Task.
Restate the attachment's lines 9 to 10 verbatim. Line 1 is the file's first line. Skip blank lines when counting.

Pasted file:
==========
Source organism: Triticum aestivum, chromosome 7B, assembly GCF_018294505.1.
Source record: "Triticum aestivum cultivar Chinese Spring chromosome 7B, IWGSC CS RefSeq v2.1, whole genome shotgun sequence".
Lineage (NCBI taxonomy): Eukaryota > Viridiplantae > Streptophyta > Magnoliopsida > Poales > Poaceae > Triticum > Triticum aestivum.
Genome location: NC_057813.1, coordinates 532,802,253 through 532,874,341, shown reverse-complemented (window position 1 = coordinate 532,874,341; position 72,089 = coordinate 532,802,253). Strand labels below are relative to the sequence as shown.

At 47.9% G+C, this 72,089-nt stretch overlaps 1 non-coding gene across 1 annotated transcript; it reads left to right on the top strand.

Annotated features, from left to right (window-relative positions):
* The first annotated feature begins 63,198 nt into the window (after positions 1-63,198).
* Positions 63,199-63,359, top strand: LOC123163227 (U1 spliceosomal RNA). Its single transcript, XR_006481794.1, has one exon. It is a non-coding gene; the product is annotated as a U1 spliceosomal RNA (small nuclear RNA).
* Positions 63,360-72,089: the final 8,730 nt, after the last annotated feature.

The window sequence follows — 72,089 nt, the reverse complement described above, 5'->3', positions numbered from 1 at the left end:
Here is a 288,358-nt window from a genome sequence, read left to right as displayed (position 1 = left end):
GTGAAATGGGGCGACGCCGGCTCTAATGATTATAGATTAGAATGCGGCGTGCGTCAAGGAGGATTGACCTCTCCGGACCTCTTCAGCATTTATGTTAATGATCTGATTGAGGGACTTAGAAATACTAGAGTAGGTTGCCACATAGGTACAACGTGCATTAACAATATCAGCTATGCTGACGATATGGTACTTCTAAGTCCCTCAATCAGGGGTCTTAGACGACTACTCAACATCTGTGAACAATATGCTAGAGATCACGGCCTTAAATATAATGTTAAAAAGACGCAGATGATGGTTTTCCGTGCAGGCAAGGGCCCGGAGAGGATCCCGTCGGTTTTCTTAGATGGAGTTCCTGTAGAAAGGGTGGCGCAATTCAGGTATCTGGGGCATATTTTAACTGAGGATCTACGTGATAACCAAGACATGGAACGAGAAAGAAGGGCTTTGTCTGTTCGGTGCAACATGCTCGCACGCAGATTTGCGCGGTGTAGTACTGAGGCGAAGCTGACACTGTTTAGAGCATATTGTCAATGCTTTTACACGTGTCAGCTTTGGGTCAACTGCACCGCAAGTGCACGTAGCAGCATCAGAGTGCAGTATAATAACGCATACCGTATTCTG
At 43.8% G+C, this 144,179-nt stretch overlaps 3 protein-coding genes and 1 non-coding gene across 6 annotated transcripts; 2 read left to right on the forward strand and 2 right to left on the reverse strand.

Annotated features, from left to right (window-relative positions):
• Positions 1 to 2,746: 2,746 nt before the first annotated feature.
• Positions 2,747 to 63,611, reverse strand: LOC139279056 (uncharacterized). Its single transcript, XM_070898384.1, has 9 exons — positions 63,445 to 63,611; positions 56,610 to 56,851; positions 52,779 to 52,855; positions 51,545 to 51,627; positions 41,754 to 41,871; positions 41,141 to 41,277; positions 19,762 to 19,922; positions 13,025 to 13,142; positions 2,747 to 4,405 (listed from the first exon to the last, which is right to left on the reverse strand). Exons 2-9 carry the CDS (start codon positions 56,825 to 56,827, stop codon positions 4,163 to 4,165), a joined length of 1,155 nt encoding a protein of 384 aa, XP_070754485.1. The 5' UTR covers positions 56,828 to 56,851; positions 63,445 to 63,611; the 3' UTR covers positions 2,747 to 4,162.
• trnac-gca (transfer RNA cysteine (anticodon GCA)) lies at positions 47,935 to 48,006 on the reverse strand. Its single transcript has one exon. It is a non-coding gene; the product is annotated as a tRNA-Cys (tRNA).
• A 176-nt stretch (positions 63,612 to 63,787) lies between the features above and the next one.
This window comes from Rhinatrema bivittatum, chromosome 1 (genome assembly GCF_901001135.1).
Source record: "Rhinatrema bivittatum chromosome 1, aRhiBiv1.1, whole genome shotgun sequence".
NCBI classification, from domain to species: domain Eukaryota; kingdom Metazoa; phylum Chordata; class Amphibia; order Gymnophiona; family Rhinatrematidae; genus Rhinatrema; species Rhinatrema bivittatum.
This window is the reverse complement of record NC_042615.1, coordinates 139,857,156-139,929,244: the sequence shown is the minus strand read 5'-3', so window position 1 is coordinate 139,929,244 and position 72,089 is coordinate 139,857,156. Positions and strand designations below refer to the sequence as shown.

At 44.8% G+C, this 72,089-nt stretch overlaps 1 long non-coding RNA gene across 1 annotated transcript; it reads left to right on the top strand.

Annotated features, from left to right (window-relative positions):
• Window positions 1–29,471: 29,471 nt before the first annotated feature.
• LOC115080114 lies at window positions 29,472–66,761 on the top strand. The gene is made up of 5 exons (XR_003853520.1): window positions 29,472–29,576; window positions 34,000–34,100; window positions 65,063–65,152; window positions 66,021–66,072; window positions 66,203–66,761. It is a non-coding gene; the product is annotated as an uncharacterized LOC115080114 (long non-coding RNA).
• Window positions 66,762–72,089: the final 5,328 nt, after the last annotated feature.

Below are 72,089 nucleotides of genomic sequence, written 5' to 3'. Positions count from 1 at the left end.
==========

* Positions 63,360-72,089: the final 8,730 nt, after the last annotated feature.

The window sequence follows — 72,089 nt, the reverse complement described above, 5'->3', positions numbered from 1 at the left end: